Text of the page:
Monday, August 26

Ease into new year: Postpone big teams for later in season


Starting off with toughest matches a self-defeating practice

Mark Shapiro is a wacky and fun-loving junior who enjoys
romantic candlelight dinners and moonlit walks on the beach. His
column will appear every other Tuesday in Sports.

Hey, Pete Dalis, have you gotten the message yet? The UCLA
football team doesn’t have to start out every season with a roll
call of the Top 25.


While most other competitive schools open with a handful of easy
opponents, UCLA seems intent on starting every year with the
toughest possible non-conference games.

Take 1994, for example, when the Bruins took on Tennessee and
Nebraska in two of their first three games.

Or have a glance at last season’s schedule, when UCLA opened
with Miami and Brigham Young, while the crosstown Trojans exercised
more forethought (unimaginable as it may seem), pummeling perennial
doormats San Jose St. and Houston by a combined 90-17 count.

Next season, the trend will continue as we open with Tennessee
at home and Texas at the Cotton Bowl. 1998? We drew Texas and Miami
in the first three games.

There is nothing wrong with opening against the NE Louisiana’s
of the world. Look at the basketball team and their always
scintillating duel with the Turkish All-Stars, or some other group
of international patsies.

Teams need a game or two at the start of the year to work out
the kinks and get settled. The schedules are set through 2001, but
on the first open date in 2002, why not try a chump?

* * *

I don’t need to talk about the game on Saturday because everyone
already knows we were lousy.

* * *

It’s a shame that UCLA can’t put together a competitive team to
compensate for graduation losses. We have one of the most beautiful
campuses in the world, more available resources than some countries
and an outstanding athletic tradition. Yet we can’t seem to recruit
worth a damn.

The Bruins only got their top recruit this season because a fax
machine failed to send his letter of intent to Ohio State.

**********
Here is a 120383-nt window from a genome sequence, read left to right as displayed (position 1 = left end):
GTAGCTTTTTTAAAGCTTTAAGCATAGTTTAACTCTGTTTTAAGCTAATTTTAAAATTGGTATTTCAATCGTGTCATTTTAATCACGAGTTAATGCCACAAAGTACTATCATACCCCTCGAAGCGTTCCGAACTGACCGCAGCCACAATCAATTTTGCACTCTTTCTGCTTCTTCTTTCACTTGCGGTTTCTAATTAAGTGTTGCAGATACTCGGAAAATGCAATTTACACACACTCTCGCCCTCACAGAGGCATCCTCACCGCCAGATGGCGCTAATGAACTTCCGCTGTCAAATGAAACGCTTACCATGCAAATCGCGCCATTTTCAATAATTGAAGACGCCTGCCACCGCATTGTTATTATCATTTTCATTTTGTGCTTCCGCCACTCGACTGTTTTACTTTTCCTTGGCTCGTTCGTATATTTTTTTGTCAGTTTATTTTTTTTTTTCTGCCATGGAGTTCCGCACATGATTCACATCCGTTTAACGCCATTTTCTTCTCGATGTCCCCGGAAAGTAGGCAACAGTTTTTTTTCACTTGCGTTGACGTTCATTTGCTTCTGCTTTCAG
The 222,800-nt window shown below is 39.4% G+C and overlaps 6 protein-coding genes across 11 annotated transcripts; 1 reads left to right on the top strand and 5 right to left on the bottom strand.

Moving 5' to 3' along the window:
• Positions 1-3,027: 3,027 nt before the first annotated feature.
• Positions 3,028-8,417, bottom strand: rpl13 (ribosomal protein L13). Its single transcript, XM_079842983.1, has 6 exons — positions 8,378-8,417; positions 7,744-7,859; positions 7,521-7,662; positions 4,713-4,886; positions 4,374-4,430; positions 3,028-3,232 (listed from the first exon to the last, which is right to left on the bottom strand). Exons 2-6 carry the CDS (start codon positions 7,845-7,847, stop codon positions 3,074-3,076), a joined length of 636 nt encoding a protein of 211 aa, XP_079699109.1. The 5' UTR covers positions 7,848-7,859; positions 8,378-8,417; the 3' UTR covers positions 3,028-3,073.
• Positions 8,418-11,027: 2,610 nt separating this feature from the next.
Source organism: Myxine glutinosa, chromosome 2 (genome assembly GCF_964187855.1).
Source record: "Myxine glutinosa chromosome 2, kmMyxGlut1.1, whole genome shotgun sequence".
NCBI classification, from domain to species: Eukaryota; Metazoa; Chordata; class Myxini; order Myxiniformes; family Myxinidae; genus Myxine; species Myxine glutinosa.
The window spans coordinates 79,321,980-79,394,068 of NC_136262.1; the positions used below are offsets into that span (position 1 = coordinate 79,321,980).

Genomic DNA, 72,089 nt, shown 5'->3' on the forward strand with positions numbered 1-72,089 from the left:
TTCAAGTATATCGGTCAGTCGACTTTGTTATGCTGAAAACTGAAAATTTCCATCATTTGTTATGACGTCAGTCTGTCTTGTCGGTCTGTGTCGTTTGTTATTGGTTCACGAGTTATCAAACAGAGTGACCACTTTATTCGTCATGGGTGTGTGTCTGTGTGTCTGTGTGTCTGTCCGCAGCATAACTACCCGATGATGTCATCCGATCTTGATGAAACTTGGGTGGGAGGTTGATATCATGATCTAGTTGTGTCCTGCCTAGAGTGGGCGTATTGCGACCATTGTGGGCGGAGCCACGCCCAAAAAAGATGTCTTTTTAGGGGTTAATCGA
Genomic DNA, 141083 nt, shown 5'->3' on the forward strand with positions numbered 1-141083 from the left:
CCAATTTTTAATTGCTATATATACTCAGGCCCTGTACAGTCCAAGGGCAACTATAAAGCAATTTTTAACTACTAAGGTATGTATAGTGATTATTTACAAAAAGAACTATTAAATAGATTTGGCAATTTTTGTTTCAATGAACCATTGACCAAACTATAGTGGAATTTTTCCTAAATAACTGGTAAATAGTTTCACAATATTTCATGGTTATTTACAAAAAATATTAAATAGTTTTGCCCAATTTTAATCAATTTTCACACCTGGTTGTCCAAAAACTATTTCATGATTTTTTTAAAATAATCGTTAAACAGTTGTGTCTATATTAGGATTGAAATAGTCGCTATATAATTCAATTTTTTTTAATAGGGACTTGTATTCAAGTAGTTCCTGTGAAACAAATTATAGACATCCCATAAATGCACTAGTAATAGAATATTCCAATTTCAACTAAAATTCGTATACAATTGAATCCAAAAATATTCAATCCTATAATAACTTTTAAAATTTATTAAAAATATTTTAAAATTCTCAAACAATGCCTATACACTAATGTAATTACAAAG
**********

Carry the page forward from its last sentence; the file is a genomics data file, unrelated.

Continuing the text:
Also, a short message to Bob Toledo: Forget about using trick
plays to spice up the offense. How about getting the fundamentals
down first before throwing in the chicanery?

* * *

Now to be handed out alongside the MVP and the Cy Young is a
lesser known award: the Ty Cobb Award for biggest jerk.

This year it came down to the last weekend of the season … and
in an amazing upset, Orioles second baseman Roberto Alomar took the
title.

The simple fact alone that he spit on umpire John Hirschbeck put
him in close contention with Albert Belle’s forearm shiver of
Milwaukee’s Fernando Vina. But when he blamed his actions on
Hirschbeck’s alleged "bitterness" due to the loss of his son to
illness, that put Alomar in a league of his own.

The five-game suspension handed down by the American League
(which will start next season instead of during the playoffs) is
absolutely laughable.

* * *

In light of this weekend’s performance at Chavez Ravine, I wish
that the Dodgers had just missed the playoffs entirely.

Playing absolutely gutless baseball, Los Angeles earned the
ignominious privilege of opening the playoffs as the wildcard team
to face the Braves.

I have always been a diehard Dodgers fan, but I really hope the
Braves give them the beating that they deserve. Hey, the same thing
happened last year when the Dodgers underachieved their way into
the playoffs, only to be mauled by the Reds.

In years past, when baseball was still baseball, playing like
they did against the Padres in the heat of a pennant race would
have rewarded the Boys in Blue with a nice set of bleacher seats
for the League Championship Series.

The Los Angeles Times mentioned that the Dodgers’ season was
fate and that they had fought through a great deal of adversity. I
still say it was a weak performance in a clutch situation.

It probably wasn’t fate in Sunday’s decider that caused Mike
Piazza (who would have been league MVP if the season ended last
Thursday) to whiff against a journeyman pitcher with runners on
first and second and no one out in the bottom of the ninth.

* * *

It’s only been four or five games, but I’ve already made my
selection for NFL MVP.

Washington Redskin running back Terry Allen has put a mediocre
franchise on his shoulders and carried them to a 4-1 record, not to
mention first place in the NFC East.

This past weekend, Allen rambled for 101 yards and two
touchdowns in the Redskins victory over the Jets. If he’s not on
your fantasy league team, get him.

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